So contracts-as-ethics is ultimately a subjective standard. The more self-ownership we grant people, the more human rights we imagine them being able to surrender, and the fewer human rights we will see as absolute. The less self-ownership we grant people, the less human rights we imagine them being able to surrender, and the more human rights we will see as absolute.

This may seem counter-intuitive because it goes counter to the capitalist way of thinking, with which we are indoctrinated and therefore seems intuitive. The standard reasoning is that self-ownership is the basis of rights, and that therefore both are proportional. But this is usually an ad hoc rationalization: the more we see people respecting each other, the more we arbitrarily assume that self-ownership is granted. Logically, this makes no sense. Slavery and other attacks on basic rights can only make sense if we first assume that bodies are a kind of thing that can be owned, a property which can be trespassed upon.

Likewise, the marriage contract have supported the enslavement of women for centuries. For more on the relation between marriage contracts and other hierarchical forms of contracts, see The Sexual Contract, by Carole Pateman (I haven’t yet read it, so I won’t comment further).

Voluntaryists sussed out a long time ago that full self-ownership should mean that people can sell themselves into slavery. This conclusion is distressing to most of them, so they have concocted various rationalizations to get around this. But this does not improve the situation, since virtually all attacks on human rights are not outright slavery, but rather degrees of slavery (if we use “slavery” in the more colloquial sense of one person having control over what another says and does). While rejecting slavery contracts, voluntaryists cannot get themselves to reject work contracts or social contracts, demonstrating their failure to grasp the commonality between all these contracts.

Can contracts be a valid means of formalizing agreement? Sure, but we have to introduce issues of consent. Consent cannot exist unless viable alternatives exist as well. Much like we shouldn’t evaluate individuals as if they lived in a social vacuum, or evaluate actions as if they took place in a causal vacuum, a contract can not, and should not, be judged in a vacuum, but rather must be contrasted with the institutions that sustain it. A contract may or may not be valid in itself, but if these institutions do not provide or allow any alternatives, then the contract cannot possibly be justified.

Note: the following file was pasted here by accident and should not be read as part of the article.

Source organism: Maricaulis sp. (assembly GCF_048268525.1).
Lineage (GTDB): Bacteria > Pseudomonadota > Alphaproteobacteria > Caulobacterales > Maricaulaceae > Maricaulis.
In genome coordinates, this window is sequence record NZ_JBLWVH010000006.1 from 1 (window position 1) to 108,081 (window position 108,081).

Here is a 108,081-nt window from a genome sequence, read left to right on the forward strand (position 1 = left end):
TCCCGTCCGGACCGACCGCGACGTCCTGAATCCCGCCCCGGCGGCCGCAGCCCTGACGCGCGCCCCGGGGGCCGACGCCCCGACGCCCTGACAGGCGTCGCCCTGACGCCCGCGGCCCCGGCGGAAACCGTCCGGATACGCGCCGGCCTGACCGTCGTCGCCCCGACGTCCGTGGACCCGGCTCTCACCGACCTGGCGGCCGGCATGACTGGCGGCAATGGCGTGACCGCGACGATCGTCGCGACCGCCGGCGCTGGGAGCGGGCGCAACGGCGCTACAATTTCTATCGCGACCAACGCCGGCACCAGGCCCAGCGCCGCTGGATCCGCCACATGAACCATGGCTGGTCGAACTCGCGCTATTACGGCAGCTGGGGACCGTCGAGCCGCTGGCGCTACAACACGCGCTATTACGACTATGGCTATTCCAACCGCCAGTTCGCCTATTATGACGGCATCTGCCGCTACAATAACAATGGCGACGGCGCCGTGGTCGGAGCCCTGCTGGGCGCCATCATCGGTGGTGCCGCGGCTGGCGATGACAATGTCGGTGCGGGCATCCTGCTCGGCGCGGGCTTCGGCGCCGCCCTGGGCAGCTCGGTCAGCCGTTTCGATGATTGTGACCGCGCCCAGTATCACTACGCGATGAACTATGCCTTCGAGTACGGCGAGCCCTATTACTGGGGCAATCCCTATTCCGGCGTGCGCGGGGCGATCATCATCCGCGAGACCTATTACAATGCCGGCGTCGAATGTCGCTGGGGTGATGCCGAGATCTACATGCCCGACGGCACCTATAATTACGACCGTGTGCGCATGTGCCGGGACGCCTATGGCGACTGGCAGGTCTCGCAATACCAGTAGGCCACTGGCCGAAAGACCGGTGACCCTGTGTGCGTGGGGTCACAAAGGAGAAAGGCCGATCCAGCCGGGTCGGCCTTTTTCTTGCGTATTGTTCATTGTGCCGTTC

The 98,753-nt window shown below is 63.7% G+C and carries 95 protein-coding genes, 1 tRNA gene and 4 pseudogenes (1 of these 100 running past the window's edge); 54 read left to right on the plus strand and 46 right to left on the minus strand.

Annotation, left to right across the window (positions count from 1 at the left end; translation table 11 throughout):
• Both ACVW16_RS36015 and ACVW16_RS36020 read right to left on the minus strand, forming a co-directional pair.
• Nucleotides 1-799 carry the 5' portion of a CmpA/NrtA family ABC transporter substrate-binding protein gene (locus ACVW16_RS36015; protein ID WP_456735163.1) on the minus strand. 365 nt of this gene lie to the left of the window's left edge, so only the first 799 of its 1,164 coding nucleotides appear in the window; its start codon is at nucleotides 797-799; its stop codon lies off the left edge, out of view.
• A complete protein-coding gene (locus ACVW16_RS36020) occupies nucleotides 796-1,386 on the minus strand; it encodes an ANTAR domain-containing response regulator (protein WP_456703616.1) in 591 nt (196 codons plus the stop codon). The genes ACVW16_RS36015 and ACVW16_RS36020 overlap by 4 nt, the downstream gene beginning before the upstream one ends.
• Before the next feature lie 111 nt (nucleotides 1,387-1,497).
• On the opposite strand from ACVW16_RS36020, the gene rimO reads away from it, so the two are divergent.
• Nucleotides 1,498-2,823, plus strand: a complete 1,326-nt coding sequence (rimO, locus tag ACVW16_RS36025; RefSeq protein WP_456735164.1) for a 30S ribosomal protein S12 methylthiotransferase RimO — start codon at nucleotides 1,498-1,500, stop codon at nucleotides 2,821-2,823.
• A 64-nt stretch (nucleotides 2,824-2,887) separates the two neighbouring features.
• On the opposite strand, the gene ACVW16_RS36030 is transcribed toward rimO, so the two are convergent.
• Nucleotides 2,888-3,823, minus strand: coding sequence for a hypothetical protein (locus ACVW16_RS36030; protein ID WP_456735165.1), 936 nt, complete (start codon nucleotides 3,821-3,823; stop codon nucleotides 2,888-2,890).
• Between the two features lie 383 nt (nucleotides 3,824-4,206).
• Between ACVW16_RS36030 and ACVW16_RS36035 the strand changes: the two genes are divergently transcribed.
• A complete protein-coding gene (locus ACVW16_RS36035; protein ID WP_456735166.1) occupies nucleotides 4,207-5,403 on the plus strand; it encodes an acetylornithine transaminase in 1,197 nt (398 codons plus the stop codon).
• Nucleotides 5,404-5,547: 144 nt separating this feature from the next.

Suppose a group of equals come together and decide on how they are to live. They may decide upon something like a constitution, and this form is not necessarily problematic, as long as every person bound to it consents beforehand. But when such a constitution is applied to people who never consented to it, and provides no other choice, then it cannot be justified (the work contract, on the other hand, is in itself invalid because of its illogical nature).

Summary of the voluntaryist debate…

As you may have noticed, there was a short debate between myself and Clayton from the Voluntaryist Reader. Here is an overview of the debate, so you can find all the links in the same place:

1. My original entry, where I give four reasons why voluntaryism is wrong.

2. Clayton’s response to my entry, where he contends that my definition of voluntaryism is inadequate and asks me to prove some of my claims.

3. My reply, where I use the classification of power by Galbraith to clarify my definition, and point out a number of confusions in his reply.

4. Clayton’s round two takes a stance against my support of force.

5. And finally my round two, where I continue my analysis of the issues presented and lob a few questions of my own.

Since there was no further reply by Clayton, I assume the debate has ended.

The Voluntaryist Reader defends voluntaryism, round 2.

If you’ve been following the little debate between the Voluntaryist Reader and myself on the topic of whether voluntaryism is pro-freedom or anti-freedom (I take the latter position, obviously), you may have noticed that the Voluntaryist Reader posted its second response last week.

I have made my argument clear on my first response; voluntaryism is anti-freedom because it manufactures a sharp division between coercion and non-coercive forms of power, and only condemns the use of the former. This leads voluntaryists to accept institutions which embody violence (i.e. which only have their power because of past violence) as well as institutions which use non-coercive power (such as conditioning, brainwashing, financial rewards and punishments, etc).

So let me now go through Clayton’s response. I will put quotes from his entry in normal type and, when necessary for context, what he is responding to in bold type. I will discuss every point, but I will not go through them in order this time, because there are definite lines of dialogue at play here. First, the dialogue on whether my basic appraisal of voluntaryism is correct. Clayton first says: